Marja-Sisko Ilvessalo-Pfaffli

Marja-Sisko Ilvessalo-Pfäffli was born in Helsinki, Finland in 1916. She earned her M.Sc. degree from the Technical University of Helsinki in 1943 and started a career that lasted 68 years. In 1956, Ilvessalo-Pfäffli married Samuel Pfäffli, Licentiate of Technology.
Ilvessalo-Pfäffli’s career started at KCL (Finnish Pulp and Paper Research Institute) in Helsinki, Finland followed by STFI in Stockholm, Sweden, Wiggins Teape in Scotland and back to KCL again. In 1954, she was appointed head of microscopy research of pulp and paper and board at KCL. In her last position at KCL, she held the right to sign officially (Per procuram) the fiber analysis documents on behalf KCL. Samples from all over the world were sent for analysis to Ilvessalo-Pfäffli, an internationally highly regarded specialist. Formally she retired when she was 65 but for a number of years continued coming to the institute every morning in the same manner as she had always done.
The value of fiber analysis has rather increased than diminished. Ilvessalo-Pfäffli developed the methodology responding to such needs and making full use of the fascinating development of the scanning electron microscopes that she was able to witness during her long career. She also developed a semi-automatic recorder for the measurement of fiber dimensions.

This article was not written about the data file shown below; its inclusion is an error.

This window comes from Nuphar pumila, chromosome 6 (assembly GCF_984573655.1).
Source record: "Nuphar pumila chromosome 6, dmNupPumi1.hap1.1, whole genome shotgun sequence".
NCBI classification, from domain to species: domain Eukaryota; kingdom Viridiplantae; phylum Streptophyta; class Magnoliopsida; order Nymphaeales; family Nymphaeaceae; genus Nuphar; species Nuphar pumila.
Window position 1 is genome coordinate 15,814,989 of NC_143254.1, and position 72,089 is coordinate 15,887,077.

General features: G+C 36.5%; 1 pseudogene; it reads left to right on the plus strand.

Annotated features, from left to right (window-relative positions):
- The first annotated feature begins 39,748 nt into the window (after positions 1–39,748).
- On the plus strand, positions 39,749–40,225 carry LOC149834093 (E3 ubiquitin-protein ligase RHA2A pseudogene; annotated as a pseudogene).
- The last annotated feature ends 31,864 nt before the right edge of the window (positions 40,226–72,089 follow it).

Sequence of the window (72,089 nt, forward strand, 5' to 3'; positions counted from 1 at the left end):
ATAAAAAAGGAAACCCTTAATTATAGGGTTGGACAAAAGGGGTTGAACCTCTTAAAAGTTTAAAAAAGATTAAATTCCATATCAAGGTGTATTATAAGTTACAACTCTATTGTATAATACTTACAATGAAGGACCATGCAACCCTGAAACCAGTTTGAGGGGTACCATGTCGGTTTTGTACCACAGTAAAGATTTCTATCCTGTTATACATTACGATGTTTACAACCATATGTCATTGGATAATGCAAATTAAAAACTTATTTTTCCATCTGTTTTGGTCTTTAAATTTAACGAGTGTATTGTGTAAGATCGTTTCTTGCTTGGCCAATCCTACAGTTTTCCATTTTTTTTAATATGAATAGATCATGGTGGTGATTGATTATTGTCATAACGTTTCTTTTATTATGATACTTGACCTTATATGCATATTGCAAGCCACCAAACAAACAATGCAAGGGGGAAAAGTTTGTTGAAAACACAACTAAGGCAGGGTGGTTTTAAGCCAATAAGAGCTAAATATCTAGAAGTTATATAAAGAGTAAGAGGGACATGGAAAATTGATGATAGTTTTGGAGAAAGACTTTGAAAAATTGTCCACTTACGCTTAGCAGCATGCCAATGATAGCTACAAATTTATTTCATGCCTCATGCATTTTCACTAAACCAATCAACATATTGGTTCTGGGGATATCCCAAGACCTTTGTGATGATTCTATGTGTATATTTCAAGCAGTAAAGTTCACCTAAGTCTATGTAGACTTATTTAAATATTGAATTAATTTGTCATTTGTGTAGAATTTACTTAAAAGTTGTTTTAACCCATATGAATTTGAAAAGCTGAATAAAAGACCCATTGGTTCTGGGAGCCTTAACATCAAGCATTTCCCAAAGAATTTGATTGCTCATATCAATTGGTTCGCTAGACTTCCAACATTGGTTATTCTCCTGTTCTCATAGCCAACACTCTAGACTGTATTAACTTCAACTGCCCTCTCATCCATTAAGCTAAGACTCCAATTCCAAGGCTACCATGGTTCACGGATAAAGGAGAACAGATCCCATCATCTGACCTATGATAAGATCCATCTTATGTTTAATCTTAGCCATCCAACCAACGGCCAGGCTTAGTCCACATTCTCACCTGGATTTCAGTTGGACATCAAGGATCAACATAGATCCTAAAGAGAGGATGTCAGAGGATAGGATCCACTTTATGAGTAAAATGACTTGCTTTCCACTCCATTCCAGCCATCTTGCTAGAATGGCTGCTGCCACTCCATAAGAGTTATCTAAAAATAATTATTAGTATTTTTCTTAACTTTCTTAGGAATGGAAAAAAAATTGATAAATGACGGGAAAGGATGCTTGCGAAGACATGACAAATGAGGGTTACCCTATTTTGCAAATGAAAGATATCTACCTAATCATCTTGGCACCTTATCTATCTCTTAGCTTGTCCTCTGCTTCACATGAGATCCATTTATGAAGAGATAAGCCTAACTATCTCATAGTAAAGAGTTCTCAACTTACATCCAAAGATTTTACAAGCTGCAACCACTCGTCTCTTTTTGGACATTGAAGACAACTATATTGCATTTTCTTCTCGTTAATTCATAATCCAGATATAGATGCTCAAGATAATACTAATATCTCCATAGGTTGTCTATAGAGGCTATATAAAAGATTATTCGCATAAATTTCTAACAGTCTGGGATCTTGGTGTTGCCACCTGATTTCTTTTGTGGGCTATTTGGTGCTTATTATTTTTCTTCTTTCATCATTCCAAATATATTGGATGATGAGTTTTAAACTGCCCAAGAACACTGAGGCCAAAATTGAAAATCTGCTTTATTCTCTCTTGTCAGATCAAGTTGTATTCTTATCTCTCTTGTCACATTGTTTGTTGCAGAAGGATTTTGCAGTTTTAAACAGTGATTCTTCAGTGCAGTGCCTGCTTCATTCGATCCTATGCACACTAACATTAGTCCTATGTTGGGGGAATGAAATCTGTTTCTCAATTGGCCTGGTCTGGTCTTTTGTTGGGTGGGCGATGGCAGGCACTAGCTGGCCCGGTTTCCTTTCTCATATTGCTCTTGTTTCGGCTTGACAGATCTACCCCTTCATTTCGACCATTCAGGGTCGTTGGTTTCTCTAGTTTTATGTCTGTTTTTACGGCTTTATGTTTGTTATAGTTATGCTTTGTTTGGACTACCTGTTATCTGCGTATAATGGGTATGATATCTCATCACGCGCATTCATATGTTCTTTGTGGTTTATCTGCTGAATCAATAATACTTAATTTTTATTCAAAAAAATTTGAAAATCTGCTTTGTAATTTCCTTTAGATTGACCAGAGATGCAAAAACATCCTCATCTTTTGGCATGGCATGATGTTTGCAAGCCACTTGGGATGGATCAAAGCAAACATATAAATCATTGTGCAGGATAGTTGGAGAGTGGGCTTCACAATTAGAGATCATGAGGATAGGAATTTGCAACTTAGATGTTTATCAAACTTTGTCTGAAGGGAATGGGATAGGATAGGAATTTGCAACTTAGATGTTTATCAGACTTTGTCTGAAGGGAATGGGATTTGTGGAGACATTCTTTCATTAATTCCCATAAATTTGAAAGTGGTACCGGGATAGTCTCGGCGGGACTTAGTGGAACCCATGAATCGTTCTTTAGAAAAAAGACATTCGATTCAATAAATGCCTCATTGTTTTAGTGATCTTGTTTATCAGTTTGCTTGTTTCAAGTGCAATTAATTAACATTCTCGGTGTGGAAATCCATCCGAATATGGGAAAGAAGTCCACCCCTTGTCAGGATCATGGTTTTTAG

Later, Ilvessalo-Pfäffli worked privately concentrating in writing and editing her book Fiber Atlas that can be regarded as a “Bible” for fiber microscopists. This book comprises 400 pages and 385 figures and is an excellent guide for anybody involved in fiber analysis. It is a masterwork providing information not only on the structure of the fibers but also on the geographic distribution of the relevant tree species. It covers 29 wood samples from Eurasia, 39 from North America, 16 from the southern hemisphere and the tropics and 34 of non-wood origin. The first edition was sold out long ago but the second will come out soon. Besides Fiber Atlas, Ilvessalo-Pfäffli published a number of papers, gave presentations, participated in permanent and ad hoc working groups and was “mother”, mentor and teacher of several younger scientists, some of whom became her successors.
She was one of the very first prominent women in the world of papermakers. Twice she was given merit awards by the Finnish Paper Engineers Association.
Marja-Sisko Ilvessalo-Pfäffli died on April 3, 2013. She and her husband Samuel Pfäffli had two daughters, Heidi and Elisa.